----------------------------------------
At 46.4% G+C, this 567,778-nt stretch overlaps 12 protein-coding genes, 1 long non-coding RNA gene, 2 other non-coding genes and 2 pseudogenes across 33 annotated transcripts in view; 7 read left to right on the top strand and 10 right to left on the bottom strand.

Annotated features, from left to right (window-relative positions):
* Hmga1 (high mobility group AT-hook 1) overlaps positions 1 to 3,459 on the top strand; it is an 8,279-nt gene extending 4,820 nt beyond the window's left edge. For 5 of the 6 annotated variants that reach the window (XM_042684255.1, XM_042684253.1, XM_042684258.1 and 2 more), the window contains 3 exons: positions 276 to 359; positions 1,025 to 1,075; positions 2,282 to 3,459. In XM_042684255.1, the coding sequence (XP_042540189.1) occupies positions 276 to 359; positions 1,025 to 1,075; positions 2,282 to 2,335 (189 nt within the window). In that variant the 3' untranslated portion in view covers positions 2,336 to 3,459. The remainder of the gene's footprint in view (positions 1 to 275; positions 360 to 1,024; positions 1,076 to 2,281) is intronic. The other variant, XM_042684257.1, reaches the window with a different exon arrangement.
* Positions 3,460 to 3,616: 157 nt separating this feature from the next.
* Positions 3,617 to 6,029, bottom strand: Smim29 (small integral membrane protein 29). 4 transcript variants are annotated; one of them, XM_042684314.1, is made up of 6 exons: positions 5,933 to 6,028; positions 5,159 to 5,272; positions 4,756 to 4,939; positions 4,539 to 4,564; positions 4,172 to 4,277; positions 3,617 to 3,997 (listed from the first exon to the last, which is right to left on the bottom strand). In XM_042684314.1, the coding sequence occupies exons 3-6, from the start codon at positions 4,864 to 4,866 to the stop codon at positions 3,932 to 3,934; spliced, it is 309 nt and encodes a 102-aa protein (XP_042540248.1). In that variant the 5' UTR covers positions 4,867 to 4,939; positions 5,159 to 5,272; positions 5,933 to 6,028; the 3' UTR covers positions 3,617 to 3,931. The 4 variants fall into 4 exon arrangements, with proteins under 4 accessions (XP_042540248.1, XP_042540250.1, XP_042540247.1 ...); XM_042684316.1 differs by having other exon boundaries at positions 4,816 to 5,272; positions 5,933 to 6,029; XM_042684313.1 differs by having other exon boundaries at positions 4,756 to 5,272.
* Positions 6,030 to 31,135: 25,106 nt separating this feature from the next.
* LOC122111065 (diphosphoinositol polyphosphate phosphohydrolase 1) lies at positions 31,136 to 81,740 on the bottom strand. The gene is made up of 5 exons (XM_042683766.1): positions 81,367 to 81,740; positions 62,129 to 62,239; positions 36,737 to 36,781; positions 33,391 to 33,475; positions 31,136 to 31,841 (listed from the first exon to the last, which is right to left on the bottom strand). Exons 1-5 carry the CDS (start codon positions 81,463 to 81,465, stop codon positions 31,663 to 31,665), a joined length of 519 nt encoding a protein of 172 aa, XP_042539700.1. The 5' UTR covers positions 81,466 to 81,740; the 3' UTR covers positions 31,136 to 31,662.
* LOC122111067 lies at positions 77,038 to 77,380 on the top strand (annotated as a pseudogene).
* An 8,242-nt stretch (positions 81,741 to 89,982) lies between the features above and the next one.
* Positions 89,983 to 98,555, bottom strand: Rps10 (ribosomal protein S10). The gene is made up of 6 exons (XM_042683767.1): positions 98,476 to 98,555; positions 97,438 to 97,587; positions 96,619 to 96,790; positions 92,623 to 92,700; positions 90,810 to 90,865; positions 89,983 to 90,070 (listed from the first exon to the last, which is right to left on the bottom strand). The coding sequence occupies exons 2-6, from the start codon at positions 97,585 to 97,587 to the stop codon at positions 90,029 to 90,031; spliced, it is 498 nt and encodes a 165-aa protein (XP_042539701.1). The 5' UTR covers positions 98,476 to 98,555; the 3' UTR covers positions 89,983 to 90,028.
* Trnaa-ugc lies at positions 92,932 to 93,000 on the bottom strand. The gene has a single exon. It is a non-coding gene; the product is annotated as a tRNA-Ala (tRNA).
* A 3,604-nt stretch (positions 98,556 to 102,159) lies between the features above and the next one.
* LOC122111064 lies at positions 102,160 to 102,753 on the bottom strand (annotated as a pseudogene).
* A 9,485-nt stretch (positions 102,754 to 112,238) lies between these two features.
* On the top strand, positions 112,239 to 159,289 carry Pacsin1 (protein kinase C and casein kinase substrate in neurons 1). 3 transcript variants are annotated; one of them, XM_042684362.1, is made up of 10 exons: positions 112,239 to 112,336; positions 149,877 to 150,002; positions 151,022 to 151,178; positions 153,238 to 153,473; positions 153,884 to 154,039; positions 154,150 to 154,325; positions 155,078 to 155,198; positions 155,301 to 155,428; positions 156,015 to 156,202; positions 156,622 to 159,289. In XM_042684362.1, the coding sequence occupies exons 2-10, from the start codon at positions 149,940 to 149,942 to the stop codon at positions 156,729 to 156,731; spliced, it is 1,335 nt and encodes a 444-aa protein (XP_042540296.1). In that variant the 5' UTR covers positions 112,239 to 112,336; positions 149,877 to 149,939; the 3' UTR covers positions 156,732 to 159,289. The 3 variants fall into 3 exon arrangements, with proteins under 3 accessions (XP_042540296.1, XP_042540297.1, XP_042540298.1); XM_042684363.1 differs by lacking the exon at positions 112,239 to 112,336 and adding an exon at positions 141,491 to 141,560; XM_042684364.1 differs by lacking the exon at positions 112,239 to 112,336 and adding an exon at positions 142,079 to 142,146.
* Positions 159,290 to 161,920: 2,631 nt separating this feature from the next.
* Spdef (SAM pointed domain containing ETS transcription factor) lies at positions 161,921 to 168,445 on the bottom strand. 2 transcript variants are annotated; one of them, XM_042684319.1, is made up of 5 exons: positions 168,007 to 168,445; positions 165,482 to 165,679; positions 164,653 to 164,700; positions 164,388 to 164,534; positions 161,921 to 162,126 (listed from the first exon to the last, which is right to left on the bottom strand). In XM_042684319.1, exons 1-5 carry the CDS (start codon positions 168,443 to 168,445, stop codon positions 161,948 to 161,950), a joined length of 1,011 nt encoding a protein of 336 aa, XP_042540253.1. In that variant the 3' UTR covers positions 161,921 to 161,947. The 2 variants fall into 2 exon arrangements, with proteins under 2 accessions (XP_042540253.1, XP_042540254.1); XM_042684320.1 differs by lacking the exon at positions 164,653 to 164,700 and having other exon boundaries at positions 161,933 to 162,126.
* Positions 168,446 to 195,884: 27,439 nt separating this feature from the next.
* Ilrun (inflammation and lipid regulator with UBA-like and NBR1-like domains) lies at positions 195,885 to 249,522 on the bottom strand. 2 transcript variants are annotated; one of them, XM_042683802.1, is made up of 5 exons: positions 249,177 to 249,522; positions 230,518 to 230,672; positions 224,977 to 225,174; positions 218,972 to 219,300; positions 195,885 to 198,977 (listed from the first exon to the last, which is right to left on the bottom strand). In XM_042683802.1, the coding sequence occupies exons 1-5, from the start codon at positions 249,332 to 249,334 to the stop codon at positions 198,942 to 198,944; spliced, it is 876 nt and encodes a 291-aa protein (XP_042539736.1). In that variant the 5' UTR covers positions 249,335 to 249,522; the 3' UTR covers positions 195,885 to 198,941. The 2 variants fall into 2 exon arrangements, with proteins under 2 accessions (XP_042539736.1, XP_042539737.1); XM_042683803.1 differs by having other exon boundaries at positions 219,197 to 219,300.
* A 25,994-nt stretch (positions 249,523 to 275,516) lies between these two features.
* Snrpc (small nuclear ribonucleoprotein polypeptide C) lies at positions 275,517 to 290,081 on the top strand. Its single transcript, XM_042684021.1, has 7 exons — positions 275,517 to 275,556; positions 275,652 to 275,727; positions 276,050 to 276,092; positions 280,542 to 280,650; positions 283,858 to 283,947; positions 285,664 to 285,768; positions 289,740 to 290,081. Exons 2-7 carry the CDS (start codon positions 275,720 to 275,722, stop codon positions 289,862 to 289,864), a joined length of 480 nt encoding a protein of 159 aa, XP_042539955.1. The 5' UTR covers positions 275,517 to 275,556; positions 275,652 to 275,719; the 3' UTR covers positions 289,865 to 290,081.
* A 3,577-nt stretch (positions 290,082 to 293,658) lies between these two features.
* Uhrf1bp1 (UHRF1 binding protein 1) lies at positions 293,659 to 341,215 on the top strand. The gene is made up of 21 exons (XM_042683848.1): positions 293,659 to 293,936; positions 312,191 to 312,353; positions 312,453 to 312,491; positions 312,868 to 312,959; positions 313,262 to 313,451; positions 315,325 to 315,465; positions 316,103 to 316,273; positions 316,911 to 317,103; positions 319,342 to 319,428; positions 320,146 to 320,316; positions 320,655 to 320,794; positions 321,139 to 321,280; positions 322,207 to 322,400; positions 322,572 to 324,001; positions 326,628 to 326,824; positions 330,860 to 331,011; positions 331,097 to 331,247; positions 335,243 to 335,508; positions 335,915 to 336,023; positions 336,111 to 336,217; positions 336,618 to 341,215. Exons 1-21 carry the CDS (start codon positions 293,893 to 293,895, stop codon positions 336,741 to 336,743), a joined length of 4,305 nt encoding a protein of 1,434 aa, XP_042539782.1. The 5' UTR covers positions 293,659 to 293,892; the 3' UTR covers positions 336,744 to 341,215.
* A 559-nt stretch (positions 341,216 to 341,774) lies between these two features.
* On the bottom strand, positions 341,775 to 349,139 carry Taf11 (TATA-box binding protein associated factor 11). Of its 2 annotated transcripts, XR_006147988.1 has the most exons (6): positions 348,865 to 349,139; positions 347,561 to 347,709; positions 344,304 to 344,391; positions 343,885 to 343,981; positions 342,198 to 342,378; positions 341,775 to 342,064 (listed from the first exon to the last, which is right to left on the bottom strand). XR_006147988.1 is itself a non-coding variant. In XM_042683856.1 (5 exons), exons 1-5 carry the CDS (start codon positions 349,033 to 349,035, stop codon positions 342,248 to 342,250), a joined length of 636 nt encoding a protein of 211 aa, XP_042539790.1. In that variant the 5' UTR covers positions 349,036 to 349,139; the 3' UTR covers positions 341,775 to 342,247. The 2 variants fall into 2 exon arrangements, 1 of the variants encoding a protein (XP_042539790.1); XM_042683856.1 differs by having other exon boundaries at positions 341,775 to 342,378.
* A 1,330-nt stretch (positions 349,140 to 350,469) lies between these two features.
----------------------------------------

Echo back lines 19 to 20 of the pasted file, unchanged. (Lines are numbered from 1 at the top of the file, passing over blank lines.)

* Ilrun (inflammation and lipid regulator with UBA-like and NBR1-like domains) lies at positions 195,885 to 249,522 on the bottom strand. 2 transcript variants are annotated; one of them, XM_042683802.1, is made up of 5 exons: positions 249,177 to 249,522; positions 230,518 to 230,672; positions 224,977 to 225,174; positions 218,972 to 219,300; positions 195,885 to 198,977 (listed from the first exon to the last, which is right to left on the bottom strand). In XM_042683802.1, the coding sequence occupies exons 1-5, from the start codon at positions 249,332 to 249,334 to the stop codon at positions 198,942 to 198,944; spliced, it is 876 nt and encodes a 291-aa protein (XP_042539736.1). In that variant the 5' UTR covers positions 249,335 to 249,522; the 3' UTR covers positions 195,885 to 198,941. The 2 variants fall into 2 exon arrangements, with proteins under 2 accessions (XP_042539736.1, XP_042539737.1); XM_042683803.1 differs by having other exon boundaries at positions 219,197 to 219,300.
* A 25,994-nt stretch (positions 249,523 to 275,516) lies between these two features.